Ruminating On Roth

It is the second week of April, so all minds naturally turn to taxes.  And one of the things that often comes up is Roth (both IRA and 401(k)).  The decision on whether to use a Roth versus a Traditional retirement account is never as straight-forward as it seems.  So here are some thoughts that I have when I do the comparison, either for contributions or conversions.

Pay Me Now or Pay Me Later

The IRS will eventually get its money from you.  You will either pay taxes when you put the money in (Roth) or when you take the money out (Traditional).  At the first level the math is simple.  If your tax rate is lower now than it will be in the future chose the Roth.  Make the opposite decision if you tax rate will be lower in retirement.  But, determining your tax rate now may be harder than you think.  Will contributing to a deductible Traditional IRA/401(k) now lower your Adjusted Gross Income (AGI) and make you eligible for credits or deductions you wouldn’t normally get?  If so, the effective reduction in your taxes will be higher than your marginal rate.  You need to do the second and third level analysis.

It Is All About Maximizing Income In Retirement

Distributions from Roth accounts are not considered income for tax purposes.  Distributions from Traditional accounts, on the other hand, are.  If you will not have a Pension in retirement and only have your savings and Social Security then a Roth may make more sense.  That is because if you have “too much” income (and it is not that much), your Social Security Income will be taxable.  However, if the other major portion of your income comes from a Roth account, you won’t have that much “income” and your Social Security will not be taxable…more money in your pocket.

You Also Want As Much Matching As Possible

If you invest through a Traditional 401(k) it is possible to get $1 of matching for less than $1 of income ($1 of income contributed to a Traditional 401(k) reduces taxes by some amount resulting in less than $1 in income for $1 in matching).  On the other hand, you need earn more than $1 in income to get $1 of matching in a Roth 401(k).  You can think of it this way:  Income – Taxes = $1 = $1 matching.  By the way, employer matching goes into a Traditional 410(k) not a Roth  (Uncle Sam is going to get his cut eventually).

You Should Think About Your Legacy Plans.

Roth IRAs do not have Minimum Required Distributions.  All 401(k) and its cousins 403(b) and TSP (including Roth) accounts and Traditional IRAs have Minimum Required Distributions.  Therefore a Roth IRA can be an extremely effective, tax efficient way to pass on assets to the next generation.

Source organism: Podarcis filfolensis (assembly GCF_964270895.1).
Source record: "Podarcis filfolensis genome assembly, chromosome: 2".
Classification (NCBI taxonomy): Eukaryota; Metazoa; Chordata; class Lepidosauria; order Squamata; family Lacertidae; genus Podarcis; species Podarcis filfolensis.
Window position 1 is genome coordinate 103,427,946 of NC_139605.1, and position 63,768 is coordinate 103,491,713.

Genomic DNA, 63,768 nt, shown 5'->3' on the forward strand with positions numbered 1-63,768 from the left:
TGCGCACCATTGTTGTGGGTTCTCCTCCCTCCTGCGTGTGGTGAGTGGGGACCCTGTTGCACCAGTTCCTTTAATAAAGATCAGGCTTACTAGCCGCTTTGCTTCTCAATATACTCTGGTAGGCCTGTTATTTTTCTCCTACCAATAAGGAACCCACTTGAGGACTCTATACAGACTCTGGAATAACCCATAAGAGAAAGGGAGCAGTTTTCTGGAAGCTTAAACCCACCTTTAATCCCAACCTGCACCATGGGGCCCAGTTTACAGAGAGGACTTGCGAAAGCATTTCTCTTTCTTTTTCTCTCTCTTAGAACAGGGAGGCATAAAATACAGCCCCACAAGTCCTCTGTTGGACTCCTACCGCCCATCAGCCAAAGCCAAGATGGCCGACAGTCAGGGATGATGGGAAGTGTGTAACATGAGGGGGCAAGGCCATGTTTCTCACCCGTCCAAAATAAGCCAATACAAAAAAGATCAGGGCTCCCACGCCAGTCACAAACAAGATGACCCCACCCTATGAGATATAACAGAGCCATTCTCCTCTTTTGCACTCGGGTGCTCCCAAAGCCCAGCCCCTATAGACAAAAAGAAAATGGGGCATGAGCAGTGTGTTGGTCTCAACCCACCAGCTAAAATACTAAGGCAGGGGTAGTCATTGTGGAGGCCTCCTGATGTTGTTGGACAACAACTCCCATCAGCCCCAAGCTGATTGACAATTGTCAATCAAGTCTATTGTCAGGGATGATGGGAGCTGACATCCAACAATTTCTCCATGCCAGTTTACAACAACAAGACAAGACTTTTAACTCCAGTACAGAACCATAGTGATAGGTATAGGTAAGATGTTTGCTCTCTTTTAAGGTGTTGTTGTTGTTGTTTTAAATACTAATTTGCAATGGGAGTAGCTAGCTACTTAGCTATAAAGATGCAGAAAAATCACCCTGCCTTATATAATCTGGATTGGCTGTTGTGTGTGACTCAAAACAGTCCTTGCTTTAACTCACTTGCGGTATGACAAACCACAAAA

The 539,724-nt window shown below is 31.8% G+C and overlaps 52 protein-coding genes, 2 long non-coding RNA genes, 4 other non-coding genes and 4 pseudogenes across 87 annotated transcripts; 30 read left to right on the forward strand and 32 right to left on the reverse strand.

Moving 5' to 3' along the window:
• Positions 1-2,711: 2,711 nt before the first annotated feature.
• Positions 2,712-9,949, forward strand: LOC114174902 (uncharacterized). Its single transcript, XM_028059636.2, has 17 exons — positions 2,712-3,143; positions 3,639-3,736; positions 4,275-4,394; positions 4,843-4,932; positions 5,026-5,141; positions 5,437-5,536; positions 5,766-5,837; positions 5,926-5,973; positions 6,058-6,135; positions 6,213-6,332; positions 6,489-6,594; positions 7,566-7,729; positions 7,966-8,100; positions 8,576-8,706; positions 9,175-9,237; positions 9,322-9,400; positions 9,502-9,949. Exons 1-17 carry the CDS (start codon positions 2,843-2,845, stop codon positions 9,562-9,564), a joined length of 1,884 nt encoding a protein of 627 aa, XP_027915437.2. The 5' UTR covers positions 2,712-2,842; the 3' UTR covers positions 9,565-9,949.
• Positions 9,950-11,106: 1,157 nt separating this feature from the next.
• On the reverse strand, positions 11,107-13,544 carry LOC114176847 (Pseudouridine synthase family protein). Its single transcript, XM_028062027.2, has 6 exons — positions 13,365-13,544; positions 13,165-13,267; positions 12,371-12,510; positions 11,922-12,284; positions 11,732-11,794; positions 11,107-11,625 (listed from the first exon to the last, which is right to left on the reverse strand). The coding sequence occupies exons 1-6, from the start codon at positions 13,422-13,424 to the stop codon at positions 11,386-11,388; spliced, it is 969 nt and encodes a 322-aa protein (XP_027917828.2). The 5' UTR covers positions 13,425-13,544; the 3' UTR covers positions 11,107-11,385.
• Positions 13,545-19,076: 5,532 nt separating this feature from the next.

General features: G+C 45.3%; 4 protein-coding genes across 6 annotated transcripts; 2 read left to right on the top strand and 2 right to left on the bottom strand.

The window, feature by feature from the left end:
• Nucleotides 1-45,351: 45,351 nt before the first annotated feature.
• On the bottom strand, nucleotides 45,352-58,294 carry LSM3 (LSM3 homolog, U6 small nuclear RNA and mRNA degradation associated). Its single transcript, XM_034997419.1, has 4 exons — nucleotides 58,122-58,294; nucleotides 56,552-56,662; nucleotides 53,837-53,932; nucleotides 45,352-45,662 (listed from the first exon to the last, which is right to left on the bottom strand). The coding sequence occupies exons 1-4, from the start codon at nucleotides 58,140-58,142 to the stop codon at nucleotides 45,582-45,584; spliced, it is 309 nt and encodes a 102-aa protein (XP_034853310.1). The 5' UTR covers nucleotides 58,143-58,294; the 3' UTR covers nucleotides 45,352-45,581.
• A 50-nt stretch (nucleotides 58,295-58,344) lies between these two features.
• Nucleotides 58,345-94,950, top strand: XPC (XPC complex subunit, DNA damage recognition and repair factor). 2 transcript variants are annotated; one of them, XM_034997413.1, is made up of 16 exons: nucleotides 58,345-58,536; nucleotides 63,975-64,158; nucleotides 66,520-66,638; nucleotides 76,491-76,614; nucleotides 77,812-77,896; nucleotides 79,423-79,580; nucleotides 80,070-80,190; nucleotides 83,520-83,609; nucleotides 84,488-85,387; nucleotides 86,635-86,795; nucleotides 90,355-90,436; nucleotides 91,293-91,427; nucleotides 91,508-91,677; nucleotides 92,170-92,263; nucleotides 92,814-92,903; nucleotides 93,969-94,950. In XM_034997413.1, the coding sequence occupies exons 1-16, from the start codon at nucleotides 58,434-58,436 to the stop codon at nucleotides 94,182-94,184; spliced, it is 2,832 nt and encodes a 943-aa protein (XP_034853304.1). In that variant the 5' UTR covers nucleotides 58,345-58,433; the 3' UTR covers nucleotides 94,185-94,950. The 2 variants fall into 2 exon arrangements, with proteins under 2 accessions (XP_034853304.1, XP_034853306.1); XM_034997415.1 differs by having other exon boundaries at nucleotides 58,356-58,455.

There are obviously other factors in the decision (eligibility for Roth IRAs as one example), but these are some of the things I think about when it comes to Roth IRA/401(k)/403(b)/TSP versus Traditional decisions.

About the author

Curt Sheldon, EA, MBA

One Comment

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  • This is a good discussion. I especially like the inclusion of qualifying for tax credits as a criteria. One other aspect that I rarely see mentioned is the different between marginal and effective tax rates and how that should be factored in.

    For example, let’s say you’re currently in the 15% tax bracket. The conventional wisdom is that you should go Roth because you’re in a “low” tax bracket. But by forgoing the Traditional in favor of the Roth, you are choosing to pay 15% taxes on that entire contribution. Let’s say that when you withdraw that money, you are still in the 15% bracket. The difference is that because of our progressive tax code, not all of your withdrawal will be taxed at 15%. Your effective rate will be lower than 15%, because some will not be taxed and some will be taxed at 10%. So you would have paid more taxes with the Roth, even though you’re in the same tax bracket.

    There are nuances there that are important to evaluate, but it’s a point that often gets overlooked. People simply base their entire analysis off the marginal rate now vs. retirement, but I think that’s missing a key component.

    Thanks for the helpful info. They certainly don’t make any of this easy for us lowly taxpayers!

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